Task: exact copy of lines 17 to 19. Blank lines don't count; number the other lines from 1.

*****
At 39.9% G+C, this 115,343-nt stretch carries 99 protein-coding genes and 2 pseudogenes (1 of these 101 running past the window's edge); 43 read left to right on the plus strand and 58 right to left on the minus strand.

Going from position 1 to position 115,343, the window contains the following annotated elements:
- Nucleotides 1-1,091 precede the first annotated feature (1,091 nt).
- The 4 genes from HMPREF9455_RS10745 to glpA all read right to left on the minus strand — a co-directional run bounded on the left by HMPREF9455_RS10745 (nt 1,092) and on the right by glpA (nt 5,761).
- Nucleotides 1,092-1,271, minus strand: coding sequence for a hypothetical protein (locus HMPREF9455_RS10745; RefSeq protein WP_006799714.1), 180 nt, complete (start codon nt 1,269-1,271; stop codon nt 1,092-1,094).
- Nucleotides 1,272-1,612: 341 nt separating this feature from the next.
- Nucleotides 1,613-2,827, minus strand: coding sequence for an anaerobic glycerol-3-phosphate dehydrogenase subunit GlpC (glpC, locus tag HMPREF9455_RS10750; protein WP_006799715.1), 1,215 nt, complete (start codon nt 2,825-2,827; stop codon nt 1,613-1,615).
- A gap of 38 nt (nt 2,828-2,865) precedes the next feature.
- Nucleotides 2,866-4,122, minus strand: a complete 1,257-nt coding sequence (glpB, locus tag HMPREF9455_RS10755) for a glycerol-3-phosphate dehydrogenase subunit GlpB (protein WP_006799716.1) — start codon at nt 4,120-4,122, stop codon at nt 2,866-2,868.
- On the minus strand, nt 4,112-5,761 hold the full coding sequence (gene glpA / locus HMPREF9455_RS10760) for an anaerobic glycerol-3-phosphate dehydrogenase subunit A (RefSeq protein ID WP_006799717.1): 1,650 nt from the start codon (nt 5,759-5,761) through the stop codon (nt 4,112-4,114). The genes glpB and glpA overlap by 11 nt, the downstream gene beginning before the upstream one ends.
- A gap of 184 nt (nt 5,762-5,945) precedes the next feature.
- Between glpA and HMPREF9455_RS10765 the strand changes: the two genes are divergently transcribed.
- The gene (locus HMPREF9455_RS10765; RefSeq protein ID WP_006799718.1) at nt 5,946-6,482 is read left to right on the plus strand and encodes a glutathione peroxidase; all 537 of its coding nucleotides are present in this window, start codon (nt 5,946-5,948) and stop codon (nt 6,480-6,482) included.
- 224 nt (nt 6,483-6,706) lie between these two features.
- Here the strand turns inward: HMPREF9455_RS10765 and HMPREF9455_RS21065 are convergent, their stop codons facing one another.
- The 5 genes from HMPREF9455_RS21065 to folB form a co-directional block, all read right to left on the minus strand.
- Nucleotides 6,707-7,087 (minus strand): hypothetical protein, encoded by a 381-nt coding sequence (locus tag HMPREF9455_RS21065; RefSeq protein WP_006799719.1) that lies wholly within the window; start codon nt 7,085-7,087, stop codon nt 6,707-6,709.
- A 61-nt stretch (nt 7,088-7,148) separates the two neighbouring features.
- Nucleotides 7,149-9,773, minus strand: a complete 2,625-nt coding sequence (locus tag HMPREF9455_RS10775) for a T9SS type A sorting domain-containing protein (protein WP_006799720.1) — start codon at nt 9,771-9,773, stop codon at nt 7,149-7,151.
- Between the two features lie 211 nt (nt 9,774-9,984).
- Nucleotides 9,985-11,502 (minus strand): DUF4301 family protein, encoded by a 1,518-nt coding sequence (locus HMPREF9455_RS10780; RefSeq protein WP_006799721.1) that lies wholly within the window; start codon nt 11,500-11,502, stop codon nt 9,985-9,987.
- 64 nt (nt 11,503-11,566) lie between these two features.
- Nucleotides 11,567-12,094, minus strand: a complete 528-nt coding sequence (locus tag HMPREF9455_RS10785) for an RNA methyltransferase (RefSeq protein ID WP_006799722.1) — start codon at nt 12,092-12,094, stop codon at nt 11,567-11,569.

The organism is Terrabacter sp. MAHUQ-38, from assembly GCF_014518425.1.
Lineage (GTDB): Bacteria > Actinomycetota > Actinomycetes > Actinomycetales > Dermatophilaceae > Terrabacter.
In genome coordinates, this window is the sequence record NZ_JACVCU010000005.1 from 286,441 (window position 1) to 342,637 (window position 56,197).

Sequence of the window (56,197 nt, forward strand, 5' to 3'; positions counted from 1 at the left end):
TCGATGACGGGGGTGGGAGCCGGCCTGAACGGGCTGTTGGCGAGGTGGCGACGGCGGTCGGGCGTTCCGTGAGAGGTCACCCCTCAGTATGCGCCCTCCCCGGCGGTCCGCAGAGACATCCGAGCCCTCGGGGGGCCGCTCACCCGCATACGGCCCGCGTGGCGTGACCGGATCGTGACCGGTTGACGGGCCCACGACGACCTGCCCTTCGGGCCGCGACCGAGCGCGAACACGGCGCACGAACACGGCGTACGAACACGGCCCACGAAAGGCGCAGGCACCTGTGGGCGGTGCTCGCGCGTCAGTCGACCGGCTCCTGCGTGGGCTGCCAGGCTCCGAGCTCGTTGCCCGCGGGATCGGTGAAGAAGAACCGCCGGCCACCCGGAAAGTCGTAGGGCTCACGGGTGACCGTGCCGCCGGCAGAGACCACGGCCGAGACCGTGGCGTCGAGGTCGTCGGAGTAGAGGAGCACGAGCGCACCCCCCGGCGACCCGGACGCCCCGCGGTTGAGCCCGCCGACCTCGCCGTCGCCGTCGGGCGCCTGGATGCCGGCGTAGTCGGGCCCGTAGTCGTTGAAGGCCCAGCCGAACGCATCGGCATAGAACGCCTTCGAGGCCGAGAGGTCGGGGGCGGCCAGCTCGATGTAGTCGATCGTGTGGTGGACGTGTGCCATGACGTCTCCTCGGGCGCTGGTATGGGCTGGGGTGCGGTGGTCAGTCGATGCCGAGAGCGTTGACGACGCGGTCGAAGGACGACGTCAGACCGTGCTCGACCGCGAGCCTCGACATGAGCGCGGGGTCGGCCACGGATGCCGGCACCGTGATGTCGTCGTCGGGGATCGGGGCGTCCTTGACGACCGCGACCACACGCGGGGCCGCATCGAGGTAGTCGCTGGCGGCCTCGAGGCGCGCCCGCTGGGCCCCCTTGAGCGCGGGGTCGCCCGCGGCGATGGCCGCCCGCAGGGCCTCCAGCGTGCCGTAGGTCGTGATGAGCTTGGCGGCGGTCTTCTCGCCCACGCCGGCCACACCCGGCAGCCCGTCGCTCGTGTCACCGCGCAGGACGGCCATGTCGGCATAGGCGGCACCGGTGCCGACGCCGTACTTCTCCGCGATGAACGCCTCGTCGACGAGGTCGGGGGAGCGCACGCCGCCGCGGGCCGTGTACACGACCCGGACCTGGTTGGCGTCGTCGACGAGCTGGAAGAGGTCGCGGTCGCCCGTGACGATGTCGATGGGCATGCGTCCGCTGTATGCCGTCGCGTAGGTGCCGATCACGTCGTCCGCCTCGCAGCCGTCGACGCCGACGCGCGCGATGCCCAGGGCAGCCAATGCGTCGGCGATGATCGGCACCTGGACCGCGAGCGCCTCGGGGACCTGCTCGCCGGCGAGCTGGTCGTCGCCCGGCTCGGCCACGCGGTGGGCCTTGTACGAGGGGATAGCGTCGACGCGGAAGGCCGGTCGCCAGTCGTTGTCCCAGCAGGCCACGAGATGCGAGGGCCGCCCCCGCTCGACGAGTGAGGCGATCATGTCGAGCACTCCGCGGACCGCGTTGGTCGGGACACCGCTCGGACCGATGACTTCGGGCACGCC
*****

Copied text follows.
- Nucleotides 6,707-7,087 (minus strand): hypothetical protein, encoded by a 381-nt coding sequence (locus tag HMPREF9455_RS21065; RefSeq protein WP_006799719.1) that lies wholly within the window; start codon nt 7,085-7,087, stop codon nt 6,707-6,709.
- A 61-nt stretch (nt 7,088-7,148) separates the two neighbouring features.
- Nucleotides 7,149-9,773, minus strand: a complete 2,625-nt coding sequence (locus tag HMPREF9455_RS10775) for a T9SS type A sorting domain-containing protein (protein WP_006799720.1) — start codon at nt 9,771-9,773, stop codon at nt 7,149-7,151.